In the United States, fewer than one in every five persons with Type 2 diabetes is meeting goals to lower their risk of heart disease. According to a new American Heart Association scientific statement published today (January 10, 2022) in the Association’s flagship journal Circulation, current medicines can help when paired with novel approaches that address social determinants of health and other barriers to care.
A scientific statement is a professional review of current research that may influence future clinical practice standards.
“This new scientific statement is an urgent call to action to follow the latest evidence-based approaches and to develop new best practices to advance Type 2 diabetes treatment and care and reduce CVD risk,” said Joshua J. Joseph, M.D., M.P.H., FAHA, chair of the statement writing group and an assistant professor of medicine in the division of endocrinology, diabetes, and metabolism at The Ohio State University College of Medicine in Columbus, Ohio.
“Far too few people less than 20% of those with Type 2 diabetes are successfully managing their heart disease risk, and far too many are struggling to stop smoking and lose weight, two key CVD risk factors. Health care professionals, the health care industry, and broader community organizations all have an important role to play in supporting people with Type 2 diabetes.”
According to the United States Centers for Disease Control and Prevention’s 2020 National Diabetes Statistics Report, Type 2 diabetes affects more than 34 million people in the United States, accounting for nearly 11% of the population, and cardiovascular disease (CVD) is the leading cause of death and disability among people with Type 2 diabetes (T2D).
Type 2 diabetes develops when the body’s insulin is inefficiently used or when the pancreas’ ability to create insulin is lost. Other cardiovascular disease risk factors, such as overweight or obesity, high blood pressure, or high cholesterol, are common in people with T2D. Individuals with T2D are twice as likely as non-T2D adults to die from CVD, such as heart attacks, strokes, and heart failure.
The new scientific statement addresses the gap between existing data on how to best minimize cardiovascular risk in persons with T2D and the reality for people with T2D, based on the writing group’s detailed analysis of clinical trial outcomes until June 2020.
Managing blood glucose, blood pressure, and cholesterol levels; increasing physical activity; good diet; obesity and weight management; not smoking; not drinking alcohol; and psychosocial care are all targets for lowering CVD risk in patients with T2D. People with T2D who live a more overall healthy lifestyle had a lower risk of CVD and CVD death.
This new scientific statement is an urgent call to action to follow the latest evidence-based approaches and to develop new best practices to advance Type 2 diabetes treatment and care and reduce CVD risk. Far too few people less than 20% of those with Type 2 diabetes are successfully managing their heart disease risk, and far too many are struggling to stop smoking and lose weight, two key CVD risk factors. Health care professionals, the health care industry, and broader community organizations all have an important role to play in supporting people with Type 2 diabetes.Joshua J. Joseph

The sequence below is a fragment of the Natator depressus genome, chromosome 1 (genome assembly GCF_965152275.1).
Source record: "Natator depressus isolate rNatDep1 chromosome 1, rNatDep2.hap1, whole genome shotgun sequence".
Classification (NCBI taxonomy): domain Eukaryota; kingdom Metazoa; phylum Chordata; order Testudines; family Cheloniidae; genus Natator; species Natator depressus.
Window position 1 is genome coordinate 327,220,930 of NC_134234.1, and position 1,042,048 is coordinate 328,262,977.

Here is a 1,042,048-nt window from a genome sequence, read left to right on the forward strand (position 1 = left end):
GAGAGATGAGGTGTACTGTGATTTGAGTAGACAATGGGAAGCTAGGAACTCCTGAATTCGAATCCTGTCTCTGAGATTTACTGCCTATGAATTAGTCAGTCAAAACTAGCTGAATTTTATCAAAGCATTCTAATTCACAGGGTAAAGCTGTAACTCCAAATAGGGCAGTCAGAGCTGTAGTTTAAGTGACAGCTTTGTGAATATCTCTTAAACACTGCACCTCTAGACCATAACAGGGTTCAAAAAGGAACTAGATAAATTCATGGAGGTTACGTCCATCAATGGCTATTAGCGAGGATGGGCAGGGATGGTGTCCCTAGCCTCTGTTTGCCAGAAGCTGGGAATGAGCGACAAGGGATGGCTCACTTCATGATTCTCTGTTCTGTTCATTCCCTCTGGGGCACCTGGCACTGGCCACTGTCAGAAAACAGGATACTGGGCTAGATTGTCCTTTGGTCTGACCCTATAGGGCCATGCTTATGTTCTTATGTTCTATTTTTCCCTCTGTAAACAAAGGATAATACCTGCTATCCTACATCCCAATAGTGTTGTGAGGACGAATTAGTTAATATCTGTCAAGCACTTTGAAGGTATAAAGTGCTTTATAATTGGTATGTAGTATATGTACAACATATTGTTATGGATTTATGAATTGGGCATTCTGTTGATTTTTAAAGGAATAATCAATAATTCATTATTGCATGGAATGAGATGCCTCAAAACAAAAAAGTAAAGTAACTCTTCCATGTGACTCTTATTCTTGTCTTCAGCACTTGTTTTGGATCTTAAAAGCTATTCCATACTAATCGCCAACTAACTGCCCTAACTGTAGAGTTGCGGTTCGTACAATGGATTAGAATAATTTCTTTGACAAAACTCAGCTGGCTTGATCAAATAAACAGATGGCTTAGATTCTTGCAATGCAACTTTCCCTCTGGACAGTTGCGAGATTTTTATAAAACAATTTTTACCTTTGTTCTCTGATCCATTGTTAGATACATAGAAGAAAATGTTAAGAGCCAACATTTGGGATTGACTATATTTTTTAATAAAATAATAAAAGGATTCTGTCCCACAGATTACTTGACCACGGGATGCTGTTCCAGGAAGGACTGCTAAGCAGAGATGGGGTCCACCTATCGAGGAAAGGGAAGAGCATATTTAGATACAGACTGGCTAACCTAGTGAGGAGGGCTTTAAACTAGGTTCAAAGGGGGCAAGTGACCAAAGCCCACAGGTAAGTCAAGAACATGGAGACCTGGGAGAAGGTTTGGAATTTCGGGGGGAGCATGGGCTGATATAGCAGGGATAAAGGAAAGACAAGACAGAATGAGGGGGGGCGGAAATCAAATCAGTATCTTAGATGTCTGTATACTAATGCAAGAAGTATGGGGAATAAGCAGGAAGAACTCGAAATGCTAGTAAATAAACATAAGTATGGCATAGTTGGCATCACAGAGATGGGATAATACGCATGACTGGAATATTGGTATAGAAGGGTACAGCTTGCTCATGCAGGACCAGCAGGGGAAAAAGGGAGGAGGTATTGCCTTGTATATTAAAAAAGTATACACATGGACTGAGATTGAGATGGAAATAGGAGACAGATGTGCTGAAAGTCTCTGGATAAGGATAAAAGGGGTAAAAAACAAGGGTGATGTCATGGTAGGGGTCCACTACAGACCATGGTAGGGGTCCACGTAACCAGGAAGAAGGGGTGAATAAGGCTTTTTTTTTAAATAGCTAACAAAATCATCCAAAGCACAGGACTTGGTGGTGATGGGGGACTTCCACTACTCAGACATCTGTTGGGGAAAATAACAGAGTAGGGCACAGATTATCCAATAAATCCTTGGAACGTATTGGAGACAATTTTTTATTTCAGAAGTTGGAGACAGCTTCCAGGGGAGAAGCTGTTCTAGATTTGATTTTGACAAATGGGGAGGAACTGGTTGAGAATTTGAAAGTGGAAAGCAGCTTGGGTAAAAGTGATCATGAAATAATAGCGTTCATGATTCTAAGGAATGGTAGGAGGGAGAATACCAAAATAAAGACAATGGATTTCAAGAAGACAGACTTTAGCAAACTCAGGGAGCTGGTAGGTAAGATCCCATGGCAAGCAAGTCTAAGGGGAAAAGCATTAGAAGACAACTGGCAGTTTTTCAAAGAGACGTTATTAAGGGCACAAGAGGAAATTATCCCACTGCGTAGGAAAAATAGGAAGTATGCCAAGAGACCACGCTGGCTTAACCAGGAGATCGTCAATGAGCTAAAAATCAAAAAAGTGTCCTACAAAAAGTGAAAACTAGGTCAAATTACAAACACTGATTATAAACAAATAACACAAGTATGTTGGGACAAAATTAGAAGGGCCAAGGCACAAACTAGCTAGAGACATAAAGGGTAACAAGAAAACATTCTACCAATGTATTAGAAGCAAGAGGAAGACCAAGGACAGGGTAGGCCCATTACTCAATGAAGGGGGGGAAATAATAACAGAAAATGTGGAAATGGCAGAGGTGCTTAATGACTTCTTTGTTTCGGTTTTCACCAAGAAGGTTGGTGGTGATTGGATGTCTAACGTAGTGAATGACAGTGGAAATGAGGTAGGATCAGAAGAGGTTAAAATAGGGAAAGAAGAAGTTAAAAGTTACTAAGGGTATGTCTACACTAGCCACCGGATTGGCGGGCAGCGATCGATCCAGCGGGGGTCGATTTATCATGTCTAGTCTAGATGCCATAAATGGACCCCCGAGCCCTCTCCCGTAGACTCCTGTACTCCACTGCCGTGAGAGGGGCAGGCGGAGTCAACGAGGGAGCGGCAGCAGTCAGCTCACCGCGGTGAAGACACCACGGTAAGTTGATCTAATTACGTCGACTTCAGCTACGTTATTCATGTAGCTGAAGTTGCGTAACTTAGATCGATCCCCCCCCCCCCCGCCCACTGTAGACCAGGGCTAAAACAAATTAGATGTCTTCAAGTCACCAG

“In the United States, less than 1 in 5 adults with T2D not diagnosed with cardiovascular disease are meeting optimal T2D management goals of not smoking and achieving healthy levels of blood sugar, blood pressure, and low-density lipoprotein (LDL) cholesterol, also known as ‘bad’ cholesterol,” Joseph said.
Modifiable lifestyle and sociocultural factors account for a surprise high percentage of factors that can help people with T2D control their CVD efficiently, up to 90%.
“Social determinants of health, which include health-related behaviors, socioeconomic factors, environmental factors, and structural racism, have been recognized to have a profound impact on cardiovascular disease and Type 2 diabetes outcomes,” he said. “People with T2D face numerous barriers to health including access to care and equitable care, which must be considered when developing individualized care plans with our patients.”
For T2D and CVD management to be successful, patients and health care professionals must work together to make decisions. A comprehensive diabetes care plan should be tailored based on the patient’s individual risks and benefits, as well as potential cost concerns; support to effectively manage T2D and take medications as prescribed, including diabetes self-management education and support; promotion and support of healthy lifestyle choices that improve cardiovascular health, such as nutrition and physical activity; and treatment for any other CVD risk factors.